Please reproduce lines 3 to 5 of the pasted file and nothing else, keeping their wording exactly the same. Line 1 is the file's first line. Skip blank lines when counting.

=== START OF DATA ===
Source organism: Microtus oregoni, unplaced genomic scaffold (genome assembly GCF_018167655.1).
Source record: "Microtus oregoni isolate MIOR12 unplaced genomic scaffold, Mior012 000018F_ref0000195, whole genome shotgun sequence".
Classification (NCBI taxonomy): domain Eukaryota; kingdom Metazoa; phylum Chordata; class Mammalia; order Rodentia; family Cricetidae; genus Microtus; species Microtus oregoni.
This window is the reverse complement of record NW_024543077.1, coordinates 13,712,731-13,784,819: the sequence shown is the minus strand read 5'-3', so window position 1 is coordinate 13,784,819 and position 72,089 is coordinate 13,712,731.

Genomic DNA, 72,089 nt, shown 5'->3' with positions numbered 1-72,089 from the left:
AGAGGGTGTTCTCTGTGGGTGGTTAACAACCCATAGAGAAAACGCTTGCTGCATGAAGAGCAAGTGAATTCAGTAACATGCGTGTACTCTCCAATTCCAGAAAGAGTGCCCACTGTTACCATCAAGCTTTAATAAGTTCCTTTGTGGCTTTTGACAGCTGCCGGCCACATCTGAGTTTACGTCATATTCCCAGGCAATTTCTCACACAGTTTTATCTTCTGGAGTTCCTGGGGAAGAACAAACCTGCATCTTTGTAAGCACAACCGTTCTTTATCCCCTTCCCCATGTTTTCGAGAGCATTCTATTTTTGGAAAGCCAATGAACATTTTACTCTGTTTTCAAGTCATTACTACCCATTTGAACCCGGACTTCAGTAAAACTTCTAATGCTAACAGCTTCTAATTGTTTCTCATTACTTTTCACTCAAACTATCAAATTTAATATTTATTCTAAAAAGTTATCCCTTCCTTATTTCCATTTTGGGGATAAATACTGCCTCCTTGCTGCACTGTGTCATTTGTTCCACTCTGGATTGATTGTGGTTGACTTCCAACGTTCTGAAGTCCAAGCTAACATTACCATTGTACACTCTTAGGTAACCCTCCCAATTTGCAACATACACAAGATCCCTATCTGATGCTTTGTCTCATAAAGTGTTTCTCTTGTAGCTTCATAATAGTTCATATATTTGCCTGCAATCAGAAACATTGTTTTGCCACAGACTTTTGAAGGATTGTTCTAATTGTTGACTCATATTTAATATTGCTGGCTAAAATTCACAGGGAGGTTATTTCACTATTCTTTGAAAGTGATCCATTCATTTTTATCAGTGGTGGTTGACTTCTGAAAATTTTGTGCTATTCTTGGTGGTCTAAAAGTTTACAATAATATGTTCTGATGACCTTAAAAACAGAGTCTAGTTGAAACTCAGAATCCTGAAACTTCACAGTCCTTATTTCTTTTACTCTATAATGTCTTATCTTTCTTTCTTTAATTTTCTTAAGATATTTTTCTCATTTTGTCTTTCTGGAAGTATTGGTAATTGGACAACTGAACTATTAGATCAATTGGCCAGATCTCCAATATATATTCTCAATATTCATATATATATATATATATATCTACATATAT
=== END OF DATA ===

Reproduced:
Classification (NCBI taxonomy): domain Eukaryota; kingdom Metazoa; phylum Chordata; class Mammalia; order Rodentia; family Cricetidae; genus Microtus; species Microtus oregoni.
This window is the reverse complement of record NW_024543077.1, coordinates 13,712,731-13,784,819: the sequence shown is the minus strand read 5'-3', so window position 1 is coordinate 13,784,819 and position 72,089 is coordinate 13,712,731.

Genomic DNA, 72,089 nt, shown 5'->3' with positions numbered 1-72,089 from the left: